Functional electrical stimulation recumbent bicycle for stroke rehabilitation

WCU Author/Contributor (non-WCU co-authors, if there are any, appear on document)
Justin Emile Guy (Creator)
Western Carolina University (WCU )
Web Site:
Martin Tanaka

Abstract: Stroke is a severe condition that is one of the leading causes to both disabilities and death in the United States. A stroke occurs when blood stops flowing to the brain. It only takes minutes without blood before the brain cells begin to be damaged and even die. Up to 90 percent of people who survive a stroke suffer from some form of paralysis. It is common among stroke patients to experience hemiparesis which paralyses on one side of the body. Functional remodeling of the brain can improve sensation and motor control. However, muscles and nerves degrade (atrophy) over time with disuse. The more a muscle atrophies the longer it takes to rehabilitate that muscle and the degree of recovery is reduced. Functional Electrical Stimulation (FES) can artificially stimulate these muscles and nerves. FES has been proven to be a viable tool for the rehabilitation of atrophied muscles and nerves. The purpose of this thesis project was to design, build and test a Functional Electrical Stimulation (FES) recumbent bicycle that can be used for stroke rehabilitation. An off the shelf FES device was researched and analyzed to determine its capabilities. A circuit was then designed using a recumbent bicycle as the test bed and a Labview program was written as the control mechanism for the FES device. The data collection was done by an optical encoder mounted onto the recumbent bicycle. The system was programmed using Labview for both control and data collection. After the completion of the recumbent bicycle, the protocol and methods were created to provide guidelines for the testing and data analysis. With these guidelines in place, human subject testing could be conducted. The twelve subjects were tested. Electrodes were attached to their thighs and stimulated using the FES device which was controlled by the Labview program. Each participant performed six trials, three with the FES device operating and three with the FES device switched off. The results showed that there were no statistical difference between the test groups, except for the females only group. The female test group pedalled slower with the FES device switched on then with the FES device off. This research showed that the quality of movement was sufficient to allow cycling assisted by FES on the recumbent bicycle. These results may be encouraging for stroke patients with partial hemiparesis and other forms of paralysis to assist them during rehabilitation. The future for FES systems are continuing to progress in a positive direction. This research in conjunction with other research in the biomedical engineering field are enabling new therapy methods that have the potential to improve the quality of life for stroke patients. The FES research completed for the recumbent bicycle showed that the device was capable of properly controlling the leg and propelling it forward with enough power to push the pedal. The experimental study showed that the quality of movement was sufficient to allow cycling assisted by FES on a Recumbent Bicycle. In fact, no statistical differences were found between normal cycling and FES assisted cycling for most groups studied. Initial testing seems suitable for future studies that assist with stroke patients during rehabilitation.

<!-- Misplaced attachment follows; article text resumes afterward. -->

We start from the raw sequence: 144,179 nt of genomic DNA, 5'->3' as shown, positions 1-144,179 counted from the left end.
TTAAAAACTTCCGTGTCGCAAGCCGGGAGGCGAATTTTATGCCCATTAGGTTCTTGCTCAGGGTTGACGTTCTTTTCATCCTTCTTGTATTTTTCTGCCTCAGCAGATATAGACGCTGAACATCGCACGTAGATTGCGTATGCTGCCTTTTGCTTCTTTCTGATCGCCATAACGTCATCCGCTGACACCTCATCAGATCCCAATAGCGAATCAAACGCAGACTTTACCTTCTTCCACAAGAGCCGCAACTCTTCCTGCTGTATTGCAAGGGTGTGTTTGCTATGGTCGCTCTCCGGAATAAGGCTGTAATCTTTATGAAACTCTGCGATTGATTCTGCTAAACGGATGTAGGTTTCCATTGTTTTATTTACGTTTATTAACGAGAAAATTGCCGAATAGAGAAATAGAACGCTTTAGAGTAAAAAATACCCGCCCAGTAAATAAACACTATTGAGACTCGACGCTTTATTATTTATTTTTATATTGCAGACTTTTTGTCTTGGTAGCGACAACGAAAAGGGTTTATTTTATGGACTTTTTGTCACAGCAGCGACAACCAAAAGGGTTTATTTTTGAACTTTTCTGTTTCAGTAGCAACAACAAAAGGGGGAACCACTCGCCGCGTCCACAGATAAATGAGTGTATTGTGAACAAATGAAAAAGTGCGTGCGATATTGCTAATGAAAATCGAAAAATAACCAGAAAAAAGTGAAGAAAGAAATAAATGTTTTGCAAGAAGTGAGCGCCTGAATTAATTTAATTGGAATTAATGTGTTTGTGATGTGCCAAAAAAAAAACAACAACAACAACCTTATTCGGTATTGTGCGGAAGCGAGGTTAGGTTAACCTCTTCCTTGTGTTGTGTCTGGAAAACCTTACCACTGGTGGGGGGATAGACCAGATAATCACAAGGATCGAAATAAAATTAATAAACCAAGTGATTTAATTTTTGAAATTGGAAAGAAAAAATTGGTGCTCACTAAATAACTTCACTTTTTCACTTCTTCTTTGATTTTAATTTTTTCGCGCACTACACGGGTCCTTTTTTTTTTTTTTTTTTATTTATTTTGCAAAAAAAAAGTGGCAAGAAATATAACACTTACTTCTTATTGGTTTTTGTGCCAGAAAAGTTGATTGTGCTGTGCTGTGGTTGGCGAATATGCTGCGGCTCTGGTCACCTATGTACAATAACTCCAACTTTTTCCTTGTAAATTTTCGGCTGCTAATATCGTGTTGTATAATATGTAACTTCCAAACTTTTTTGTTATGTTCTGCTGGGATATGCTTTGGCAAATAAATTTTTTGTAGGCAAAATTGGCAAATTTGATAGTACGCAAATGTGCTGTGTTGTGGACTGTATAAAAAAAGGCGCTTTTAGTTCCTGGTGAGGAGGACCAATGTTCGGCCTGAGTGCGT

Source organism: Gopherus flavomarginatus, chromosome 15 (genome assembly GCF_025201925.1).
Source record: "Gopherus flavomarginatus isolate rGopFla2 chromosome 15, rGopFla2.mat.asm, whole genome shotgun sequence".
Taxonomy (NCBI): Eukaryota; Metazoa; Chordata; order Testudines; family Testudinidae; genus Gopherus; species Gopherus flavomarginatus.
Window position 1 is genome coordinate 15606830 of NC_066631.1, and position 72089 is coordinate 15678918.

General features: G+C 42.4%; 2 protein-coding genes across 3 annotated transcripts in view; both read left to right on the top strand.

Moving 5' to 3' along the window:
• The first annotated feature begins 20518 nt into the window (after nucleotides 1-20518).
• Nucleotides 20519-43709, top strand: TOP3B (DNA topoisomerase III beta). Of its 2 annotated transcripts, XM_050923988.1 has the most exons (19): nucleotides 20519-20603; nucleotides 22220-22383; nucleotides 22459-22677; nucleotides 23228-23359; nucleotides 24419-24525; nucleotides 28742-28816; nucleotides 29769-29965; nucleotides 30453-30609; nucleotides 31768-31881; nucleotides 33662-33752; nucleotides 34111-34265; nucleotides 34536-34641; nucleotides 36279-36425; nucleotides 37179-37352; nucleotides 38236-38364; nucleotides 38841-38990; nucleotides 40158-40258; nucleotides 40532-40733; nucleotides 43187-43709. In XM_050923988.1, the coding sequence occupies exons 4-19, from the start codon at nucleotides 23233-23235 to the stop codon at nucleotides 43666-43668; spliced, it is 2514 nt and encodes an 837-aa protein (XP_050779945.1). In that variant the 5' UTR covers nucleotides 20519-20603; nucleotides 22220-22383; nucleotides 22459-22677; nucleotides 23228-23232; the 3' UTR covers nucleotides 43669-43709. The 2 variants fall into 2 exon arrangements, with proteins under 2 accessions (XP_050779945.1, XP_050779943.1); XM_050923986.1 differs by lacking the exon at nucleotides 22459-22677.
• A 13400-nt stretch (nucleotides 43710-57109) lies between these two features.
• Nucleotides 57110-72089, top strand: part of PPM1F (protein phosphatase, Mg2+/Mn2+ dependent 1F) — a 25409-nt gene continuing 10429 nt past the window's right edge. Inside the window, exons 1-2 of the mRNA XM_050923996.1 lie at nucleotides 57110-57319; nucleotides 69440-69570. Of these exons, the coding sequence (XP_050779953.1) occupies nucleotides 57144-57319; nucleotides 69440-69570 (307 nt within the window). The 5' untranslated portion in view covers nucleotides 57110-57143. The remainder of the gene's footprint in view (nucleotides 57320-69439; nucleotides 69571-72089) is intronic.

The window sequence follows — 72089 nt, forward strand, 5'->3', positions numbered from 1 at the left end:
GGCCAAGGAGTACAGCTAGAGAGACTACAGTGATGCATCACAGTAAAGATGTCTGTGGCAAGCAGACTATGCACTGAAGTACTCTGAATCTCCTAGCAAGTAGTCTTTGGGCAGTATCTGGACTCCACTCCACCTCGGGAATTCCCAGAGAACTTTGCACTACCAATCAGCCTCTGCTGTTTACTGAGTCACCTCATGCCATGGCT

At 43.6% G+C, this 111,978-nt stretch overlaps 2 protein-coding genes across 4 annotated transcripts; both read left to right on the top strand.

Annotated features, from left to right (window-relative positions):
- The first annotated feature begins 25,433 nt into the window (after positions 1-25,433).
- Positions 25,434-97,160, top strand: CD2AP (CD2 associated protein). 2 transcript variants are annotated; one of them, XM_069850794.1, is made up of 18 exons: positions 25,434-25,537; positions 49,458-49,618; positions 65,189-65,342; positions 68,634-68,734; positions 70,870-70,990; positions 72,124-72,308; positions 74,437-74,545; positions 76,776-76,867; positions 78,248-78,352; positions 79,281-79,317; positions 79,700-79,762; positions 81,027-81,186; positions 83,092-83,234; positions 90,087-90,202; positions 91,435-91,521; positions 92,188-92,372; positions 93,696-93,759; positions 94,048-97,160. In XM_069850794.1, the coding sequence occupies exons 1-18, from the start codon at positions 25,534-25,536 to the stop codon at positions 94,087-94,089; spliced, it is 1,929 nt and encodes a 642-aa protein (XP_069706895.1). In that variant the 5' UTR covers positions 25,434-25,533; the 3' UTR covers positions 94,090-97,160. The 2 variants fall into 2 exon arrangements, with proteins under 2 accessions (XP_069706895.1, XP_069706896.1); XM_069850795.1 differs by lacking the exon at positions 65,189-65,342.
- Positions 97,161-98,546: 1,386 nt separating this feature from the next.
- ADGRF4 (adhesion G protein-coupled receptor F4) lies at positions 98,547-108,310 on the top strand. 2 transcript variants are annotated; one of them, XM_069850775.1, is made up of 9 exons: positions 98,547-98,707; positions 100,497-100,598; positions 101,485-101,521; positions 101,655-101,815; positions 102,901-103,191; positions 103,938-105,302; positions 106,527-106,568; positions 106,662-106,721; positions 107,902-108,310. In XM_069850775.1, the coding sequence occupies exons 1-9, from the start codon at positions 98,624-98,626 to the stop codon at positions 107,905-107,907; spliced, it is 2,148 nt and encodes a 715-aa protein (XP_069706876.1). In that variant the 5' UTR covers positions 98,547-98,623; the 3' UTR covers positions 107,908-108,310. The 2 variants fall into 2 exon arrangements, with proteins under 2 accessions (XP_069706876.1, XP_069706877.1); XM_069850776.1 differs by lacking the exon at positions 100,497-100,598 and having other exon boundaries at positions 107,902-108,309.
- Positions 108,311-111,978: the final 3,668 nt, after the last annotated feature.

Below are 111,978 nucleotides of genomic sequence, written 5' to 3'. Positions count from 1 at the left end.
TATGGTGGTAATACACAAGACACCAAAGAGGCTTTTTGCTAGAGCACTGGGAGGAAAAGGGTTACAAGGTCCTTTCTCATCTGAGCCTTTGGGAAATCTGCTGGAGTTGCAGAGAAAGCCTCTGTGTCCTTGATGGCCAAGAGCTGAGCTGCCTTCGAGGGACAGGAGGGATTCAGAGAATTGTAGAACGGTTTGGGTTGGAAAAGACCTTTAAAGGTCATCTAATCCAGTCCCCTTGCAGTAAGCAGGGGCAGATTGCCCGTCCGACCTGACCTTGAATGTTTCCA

Additional Information

Language: English
Date: 2013
Electrical, Functional, Hemiparesis, Recumbent, Stimulation, Stroke
Cerebrovascular disease -- Patients -- Rehabilitation -- Technological innovations
Stationary bicycles -- Health aspects

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